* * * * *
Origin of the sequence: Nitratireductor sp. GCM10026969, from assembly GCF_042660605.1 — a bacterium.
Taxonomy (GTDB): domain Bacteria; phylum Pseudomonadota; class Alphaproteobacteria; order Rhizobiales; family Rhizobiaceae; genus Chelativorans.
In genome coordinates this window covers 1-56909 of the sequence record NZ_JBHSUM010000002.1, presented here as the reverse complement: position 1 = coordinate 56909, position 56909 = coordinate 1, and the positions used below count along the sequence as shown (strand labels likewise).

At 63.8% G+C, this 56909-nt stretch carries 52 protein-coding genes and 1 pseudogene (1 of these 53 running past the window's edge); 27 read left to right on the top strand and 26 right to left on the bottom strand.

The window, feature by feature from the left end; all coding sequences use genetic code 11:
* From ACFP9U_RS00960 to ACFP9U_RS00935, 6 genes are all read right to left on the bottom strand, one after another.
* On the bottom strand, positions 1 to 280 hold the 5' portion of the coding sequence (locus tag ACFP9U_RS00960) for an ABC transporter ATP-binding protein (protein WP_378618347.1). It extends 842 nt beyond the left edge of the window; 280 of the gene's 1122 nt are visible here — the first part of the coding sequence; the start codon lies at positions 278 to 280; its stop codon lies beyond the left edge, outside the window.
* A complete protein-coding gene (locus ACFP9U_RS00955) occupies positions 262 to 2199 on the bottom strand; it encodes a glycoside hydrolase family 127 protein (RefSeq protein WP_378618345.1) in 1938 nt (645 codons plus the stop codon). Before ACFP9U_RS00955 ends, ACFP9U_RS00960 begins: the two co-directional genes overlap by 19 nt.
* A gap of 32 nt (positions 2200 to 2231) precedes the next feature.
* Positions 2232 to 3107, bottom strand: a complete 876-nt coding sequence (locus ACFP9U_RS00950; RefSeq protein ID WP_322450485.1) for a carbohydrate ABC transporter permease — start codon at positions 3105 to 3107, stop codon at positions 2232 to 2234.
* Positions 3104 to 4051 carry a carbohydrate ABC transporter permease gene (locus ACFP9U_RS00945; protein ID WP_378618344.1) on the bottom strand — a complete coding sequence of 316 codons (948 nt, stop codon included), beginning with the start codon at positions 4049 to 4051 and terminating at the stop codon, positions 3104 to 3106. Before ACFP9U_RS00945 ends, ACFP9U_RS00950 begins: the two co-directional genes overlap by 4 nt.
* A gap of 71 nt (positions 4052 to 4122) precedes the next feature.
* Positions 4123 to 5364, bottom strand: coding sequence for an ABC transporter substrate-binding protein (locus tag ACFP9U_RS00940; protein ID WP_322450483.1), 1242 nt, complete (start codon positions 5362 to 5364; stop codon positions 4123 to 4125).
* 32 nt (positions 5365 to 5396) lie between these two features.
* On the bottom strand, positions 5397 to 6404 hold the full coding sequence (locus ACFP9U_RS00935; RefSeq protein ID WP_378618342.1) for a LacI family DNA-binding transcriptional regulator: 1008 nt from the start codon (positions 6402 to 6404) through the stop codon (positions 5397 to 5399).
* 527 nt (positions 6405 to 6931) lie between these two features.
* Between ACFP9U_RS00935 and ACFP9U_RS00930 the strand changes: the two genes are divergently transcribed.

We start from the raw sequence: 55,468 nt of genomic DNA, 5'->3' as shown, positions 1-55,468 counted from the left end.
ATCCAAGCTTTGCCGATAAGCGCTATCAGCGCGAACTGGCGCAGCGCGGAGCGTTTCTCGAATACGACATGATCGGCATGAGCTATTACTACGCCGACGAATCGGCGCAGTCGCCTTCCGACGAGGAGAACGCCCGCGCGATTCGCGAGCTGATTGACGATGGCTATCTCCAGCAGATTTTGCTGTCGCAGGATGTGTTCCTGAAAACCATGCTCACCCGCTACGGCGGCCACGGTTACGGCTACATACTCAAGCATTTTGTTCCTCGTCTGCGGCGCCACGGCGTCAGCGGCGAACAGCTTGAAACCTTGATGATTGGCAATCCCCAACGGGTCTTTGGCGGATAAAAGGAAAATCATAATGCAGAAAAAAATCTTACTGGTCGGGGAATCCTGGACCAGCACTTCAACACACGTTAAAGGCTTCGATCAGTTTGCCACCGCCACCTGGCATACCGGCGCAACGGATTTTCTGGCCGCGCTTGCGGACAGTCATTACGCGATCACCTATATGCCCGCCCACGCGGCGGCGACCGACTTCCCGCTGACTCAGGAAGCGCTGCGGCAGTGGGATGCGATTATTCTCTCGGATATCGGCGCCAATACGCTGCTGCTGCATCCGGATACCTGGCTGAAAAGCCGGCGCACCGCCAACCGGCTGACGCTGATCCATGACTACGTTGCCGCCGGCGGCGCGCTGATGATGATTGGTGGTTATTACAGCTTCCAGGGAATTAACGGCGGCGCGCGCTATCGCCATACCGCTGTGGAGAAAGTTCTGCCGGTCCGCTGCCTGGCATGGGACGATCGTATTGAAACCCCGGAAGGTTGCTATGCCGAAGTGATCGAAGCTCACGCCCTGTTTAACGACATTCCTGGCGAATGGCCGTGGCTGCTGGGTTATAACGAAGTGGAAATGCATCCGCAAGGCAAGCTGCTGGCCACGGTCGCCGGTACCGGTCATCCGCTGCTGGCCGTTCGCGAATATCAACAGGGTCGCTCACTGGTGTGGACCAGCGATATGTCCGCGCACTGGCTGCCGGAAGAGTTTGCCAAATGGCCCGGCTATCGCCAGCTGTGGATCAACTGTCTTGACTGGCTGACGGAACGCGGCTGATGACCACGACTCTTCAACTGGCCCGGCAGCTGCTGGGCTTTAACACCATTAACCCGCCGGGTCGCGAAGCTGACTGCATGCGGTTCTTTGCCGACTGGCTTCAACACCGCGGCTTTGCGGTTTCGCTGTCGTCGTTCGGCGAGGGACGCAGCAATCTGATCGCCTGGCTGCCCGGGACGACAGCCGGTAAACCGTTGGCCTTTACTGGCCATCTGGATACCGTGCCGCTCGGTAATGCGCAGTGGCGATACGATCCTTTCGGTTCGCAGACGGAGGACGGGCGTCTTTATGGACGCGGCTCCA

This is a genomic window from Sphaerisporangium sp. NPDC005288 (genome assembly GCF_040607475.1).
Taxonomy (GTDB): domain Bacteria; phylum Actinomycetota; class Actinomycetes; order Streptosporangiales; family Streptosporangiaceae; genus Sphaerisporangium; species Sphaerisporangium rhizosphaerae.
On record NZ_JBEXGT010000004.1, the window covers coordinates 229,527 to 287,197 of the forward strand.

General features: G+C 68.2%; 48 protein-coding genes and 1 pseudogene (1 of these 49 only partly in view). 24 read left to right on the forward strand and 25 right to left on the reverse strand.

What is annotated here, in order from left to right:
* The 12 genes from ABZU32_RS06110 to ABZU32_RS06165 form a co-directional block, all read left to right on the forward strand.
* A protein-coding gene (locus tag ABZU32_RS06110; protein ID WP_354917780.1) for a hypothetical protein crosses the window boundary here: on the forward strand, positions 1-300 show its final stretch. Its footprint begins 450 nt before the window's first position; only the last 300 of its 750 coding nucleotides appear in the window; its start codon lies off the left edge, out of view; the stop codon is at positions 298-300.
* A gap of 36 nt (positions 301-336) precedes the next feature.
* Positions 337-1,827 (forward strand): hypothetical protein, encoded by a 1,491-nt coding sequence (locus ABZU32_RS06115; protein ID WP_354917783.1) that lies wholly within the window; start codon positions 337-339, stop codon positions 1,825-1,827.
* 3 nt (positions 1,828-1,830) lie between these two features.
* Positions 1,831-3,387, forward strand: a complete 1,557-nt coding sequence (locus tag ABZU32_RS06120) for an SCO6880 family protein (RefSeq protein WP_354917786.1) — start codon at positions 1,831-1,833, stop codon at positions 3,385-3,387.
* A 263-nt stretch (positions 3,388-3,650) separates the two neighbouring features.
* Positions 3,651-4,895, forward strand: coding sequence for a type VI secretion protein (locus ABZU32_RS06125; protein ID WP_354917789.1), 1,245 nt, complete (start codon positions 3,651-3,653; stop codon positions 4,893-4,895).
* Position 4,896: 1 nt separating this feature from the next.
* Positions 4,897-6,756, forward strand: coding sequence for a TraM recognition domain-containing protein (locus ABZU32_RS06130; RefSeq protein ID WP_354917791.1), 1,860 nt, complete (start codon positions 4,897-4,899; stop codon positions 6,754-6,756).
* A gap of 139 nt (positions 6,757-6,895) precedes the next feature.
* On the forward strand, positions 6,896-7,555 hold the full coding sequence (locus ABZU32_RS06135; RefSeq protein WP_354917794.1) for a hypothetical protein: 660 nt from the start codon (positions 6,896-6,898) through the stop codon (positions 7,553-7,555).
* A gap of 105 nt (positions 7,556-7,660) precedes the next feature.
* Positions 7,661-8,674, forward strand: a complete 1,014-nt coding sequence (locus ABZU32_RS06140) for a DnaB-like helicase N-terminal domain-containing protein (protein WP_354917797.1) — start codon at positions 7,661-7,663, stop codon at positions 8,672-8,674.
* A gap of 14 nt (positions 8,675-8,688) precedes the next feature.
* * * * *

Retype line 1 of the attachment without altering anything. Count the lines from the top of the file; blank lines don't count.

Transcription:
Origin of the sequence: Nitratireductor sp. GCM10026969, from assembly GCF_042660605.1 — a bacterium.